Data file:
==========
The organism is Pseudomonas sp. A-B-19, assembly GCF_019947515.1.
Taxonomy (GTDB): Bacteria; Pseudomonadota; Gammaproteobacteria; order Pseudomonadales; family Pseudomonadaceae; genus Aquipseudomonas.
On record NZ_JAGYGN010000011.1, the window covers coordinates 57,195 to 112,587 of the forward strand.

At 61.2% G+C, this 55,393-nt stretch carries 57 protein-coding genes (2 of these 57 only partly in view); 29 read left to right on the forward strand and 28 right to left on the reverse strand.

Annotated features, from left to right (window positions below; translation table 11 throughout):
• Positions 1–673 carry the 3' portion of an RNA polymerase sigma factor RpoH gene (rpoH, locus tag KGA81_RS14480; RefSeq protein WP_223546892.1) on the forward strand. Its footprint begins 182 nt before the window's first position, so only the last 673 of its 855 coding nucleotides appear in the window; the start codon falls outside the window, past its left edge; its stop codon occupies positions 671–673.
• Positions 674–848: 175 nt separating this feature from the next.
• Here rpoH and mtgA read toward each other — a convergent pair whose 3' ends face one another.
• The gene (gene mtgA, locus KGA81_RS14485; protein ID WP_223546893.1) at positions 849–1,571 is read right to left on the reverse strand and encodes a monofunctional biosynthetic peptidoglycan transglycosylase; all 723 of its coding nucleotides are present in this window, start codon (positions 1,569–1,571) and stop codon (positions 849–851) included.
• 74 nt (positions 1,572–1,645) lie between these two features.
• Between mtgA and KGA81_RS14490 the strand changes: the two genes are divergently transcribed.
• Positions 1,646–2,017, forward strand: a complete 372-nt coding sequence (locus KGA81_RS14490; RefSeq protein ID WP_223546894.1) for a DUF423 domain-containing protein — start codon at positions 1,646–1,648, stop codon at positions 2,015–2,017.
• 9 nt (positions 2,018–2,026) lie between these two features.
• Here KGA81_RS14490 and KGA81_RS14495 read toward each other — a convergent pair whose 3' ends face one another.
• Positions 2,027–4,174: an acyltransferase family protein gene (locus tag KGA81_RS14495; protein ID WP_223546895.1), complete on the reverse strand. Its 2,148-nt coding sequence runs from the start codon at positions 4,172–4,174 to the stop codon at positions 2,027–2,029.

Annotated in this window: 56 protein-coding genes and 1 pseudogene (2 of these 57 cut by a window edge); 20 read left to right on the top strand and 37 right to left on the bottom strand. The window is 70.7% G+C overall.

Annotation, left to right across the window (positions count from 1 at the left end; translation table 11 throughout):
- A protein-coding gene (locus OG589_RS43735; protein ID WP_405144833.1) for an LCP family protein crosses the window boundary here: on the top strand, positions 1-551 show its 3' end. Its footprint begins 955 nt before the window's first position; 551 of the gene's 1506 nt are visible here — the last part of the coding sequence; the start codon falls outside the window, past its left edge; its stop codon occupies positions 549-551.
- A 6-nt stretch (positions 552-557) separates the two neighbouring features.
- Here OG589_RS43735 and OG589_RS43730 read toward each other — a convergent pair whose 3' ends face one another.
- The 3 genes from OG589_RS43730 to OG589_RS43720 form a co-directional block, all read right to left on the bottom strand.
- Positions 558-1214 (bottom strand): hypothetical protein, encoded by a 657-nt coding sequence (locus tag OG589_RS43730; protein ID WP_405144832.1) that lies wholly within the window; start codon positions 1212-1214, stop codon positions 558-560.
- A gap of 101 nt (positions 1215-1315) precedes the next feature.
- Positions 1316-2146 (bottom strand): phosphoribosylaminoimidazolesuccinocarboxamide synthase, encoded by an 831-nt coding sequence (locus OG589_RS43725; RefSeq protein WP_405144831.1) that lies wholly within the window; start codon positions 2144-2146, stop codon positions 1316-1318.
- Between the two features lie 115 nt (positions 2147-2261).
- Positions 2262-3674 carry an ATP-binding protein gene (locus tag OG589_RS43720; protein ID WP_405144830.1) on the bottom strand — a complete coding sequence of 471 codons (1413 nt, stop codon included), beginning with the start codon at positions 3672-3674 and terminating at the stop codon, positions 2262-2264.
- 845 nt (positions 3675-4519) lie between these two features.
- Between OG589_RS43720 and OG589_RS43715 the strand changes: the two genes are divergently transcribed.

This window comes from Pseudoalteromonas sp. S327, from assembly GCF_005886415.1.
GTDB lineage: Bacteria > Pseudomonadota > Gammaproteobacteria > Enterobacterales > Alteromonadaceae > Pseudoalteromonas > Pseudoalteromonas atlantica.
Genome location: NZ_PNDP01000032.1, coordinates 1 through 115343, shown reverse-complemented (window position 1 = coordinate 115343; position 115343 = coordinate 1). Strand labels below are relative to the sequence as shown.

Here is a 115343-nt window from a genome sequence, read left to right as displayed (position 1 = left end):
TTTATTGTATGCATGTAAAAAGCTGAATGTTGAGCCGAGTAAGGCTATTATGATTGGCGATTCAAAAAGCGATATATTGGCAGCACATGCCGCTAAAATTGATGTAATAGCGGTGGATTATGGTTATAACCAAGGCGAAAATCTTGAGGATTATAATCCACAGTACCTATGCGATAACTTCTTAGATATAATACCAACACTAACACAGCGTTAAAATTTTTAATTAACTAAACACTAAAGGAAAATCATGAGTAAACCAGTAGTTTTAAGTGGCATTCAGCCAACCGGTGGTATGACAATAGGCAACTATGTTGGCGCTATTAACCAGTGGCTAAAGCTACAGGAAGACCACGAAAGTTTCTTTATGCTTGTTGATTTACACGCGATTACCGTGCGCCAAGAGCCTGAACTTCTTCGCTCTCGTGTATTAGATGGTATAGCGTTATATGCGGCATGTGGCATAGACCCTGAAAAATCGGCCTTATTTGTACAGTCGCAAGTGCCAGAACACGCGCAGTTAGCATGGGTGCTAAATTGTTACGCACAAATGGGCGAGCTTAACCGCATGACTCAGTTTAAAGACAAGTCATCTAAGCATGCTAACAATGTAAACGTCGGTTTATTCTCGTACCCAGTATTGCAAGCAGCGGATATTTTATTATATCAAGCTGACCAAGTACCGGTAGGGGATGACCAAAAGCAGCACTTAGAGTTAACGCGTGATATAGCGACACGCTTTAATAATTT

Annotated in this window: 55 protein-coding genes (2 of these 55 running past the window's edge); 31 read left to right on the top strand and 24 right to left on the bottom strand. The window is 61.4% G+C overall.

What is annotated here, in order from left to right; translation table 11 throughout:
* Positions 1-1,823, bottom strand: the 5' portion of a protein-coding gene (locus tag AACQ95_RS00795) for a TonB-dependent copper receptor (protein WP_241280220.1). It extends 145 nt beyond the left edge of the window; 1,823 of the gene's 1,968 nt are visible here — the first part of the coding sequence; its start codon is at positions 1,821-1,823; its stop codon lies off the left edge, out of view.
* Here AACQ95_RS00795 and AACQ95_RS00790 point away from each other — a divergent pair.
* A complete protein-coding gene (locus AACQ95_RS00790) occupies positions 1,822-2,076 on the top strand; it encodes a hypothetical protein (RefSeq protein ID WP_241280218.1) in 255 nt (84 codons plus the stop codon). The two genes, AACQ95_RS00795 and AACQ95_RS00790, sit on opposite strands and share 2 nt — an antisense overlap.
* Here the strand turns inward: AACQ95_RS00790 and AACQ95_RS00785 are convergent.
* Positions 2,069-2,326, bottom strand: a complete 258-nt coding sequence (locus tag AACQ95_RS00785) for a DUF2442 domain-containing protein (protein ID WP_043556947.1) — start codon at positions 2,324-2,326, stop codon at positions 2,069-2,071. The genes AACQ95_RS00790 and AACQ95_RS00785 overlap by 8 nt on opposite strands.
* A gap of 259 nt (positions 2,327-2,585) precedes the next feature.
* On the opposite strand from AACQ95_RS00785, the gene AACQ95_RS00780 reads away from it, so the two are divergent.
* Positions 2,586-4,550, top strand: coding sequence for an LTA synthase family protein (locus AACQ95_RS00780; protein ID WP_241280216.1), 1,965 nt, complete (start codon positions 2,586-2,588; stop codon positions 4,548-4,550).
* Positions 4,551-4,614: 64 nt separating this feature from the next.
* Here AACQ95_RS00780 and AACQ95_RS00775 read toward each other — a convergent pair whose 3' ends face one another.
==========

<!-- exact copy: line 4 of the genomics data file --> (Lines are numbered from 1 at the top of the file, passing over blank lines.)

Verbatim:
At 61.2% G+C, this 55,393-nt stretch carries 57 protein-coding genes (2 of these 57 only partly in view); 29 read left to right on the forward strand and 28 right to left on the reverse strand.